We haven't even used a bag ... You've prepared less than 1/2 of a bag of vegetables. [She writes down 65 ÷ 154 = 224/651 . ... No, this indicates that you've used over 2 bags. What would I do? Somehow I'm going to have to make this decimal. I think I know to do it! (She writes down 65/154.) ... which would be less than 1/2. So that's the way you should do it. In looking at it, first of all, I knew I had to have a decimal somewhere (emphasis added).

Her statement, "Somehow I'm going to have to make this a decimal," demonstrates her instrumental approach in applying the Operation-search strategy to solve the problem.
 
3. In their search for a correct operation to solve the problem, some teachers went through four operations: subtraction, multiplication, division (the larger quantity by the smaller quantity), and inverse division (the smaller quantity by the larger quantity). Here is one protocol that illustrates such a solution process:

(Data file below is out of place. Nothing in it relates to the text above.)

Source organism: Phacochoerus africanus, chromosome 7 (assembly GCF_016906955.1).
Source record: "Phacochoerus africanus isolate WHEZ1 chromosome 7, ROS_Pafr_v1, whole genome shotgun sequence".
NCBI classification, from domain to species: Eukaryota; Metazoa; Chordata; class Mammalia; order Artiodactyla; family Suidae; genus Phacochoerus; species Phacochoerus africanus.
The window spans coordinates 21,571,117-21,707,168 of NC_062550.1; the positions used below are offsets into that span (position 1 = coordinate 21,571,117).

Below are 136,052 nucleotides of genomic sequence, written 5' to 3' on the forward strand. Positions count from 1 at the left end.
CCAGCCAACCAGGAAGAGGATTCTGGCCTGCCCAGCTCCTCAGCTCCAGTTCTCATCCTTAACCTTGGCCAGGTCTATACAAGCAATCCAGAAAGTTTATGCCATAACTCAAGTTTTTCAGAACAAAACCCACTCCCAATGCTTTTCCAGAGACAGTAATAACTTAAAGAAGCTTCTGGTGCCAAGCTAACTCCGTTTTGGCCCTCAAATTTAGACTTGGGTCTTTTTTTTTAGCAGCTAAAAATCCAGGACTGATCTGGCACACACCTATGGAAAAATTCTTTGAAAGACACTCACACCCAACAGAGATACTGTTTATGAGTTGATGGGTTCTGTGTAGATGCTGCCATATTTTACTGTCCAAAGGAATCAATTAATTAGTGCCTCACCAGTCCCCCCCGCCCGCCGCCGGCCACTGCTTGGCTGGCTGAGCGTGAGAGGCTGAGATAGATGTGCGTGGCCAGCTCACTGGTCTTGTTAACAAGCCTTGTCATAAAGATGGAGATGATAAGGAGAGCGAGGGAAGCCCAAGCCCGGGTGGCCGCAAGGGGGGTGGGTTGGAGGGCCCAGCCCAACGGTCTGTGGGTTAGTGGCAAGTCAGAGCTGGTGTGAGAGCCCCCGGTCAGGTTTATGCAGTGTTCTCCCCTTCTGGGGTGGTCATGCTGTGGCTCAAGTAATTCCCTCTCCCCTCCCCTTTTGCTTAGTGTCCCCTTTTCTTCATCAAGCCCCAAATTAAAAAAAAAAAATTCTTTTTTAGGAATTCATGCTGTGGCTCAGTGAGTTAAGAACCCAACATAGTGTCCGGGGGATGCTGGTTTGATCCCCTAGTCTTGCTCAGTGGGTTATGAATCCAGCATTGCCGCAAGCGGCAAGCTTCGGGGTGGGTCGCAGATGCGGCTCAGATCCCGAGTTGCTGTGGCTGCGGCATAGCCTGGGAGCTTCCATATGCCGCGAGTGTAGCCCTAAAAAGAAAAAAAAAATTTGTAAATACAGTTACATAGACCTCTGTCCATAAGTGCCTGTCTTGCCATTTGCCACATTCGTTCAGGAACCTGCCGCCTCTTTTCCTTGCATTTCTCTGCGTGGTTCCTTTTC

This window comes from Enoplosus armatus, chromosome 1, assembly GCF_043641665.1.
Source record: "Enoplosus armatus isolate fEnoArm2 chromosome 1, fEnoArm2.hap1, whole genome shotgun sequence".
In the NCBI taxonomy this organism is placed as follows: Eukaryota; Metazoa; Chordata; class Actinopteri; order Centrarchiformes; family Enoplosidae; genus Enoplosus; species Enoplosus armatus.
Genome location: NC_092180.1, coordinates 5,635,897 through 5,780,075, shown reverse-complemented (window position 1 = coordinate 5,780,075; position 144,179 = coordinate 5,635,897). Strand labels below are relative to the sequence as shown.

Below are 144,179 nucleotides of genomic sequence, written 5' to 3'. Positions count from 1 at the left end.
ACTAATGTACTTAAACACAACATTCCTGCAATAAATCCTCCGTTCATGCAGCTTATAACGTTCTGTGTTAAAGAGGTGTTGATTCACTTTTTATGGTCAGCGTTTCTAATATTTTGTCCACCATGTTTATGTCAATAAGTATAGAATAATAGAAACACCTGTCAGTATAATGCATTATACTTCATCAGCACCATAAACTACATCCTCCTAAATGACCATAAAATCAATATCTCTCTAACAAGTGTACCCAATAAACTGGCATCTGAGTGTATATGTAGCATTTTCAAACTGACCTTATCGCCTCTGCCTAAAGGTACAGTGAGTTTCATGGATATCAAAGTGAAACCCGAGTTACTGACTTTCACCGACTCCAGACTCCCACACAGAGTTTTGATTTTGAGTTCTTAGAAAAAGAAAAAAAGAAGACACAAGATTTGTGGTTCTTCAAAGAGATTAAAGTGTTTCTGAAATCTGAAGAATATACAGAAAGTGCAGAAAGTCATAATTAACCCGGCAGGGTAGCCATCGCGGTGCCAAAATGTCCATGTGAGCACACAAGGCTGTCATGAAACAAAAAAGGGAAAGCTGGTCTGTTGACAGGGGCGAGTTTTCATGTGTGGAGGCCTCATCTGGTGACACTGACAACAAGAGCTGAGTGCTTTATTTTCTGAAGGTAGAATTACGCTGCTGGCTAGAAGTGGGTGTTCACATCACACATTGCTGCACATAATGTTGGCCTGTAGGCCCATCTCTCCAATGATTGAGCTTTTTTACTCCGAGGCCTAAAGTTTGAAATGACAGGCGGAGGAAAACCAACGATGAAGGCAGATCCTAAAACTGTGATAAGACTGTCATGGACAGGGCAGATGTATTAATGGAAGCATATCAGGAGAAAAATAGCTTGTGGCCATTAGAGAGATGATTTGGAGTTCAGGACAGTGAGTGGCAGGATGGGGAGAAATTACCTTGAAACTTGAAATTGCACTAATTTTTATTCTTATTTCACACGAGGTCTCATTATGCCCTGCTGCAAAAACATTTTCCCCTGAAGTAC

Okay. ... I would think that you would subtract 65 from 154 ... (long pause) doesn't make any sense. We haven't used more than a bag. So you'd have to say ... this is miserable ... 65 X 154 ... that gives too big a number. Okay, one bag is 154 grams, I used 65, a portion of a bag. Let's try 154 divided by 65. No ... How about 65 divided by 154? I've used 65, so 65/154.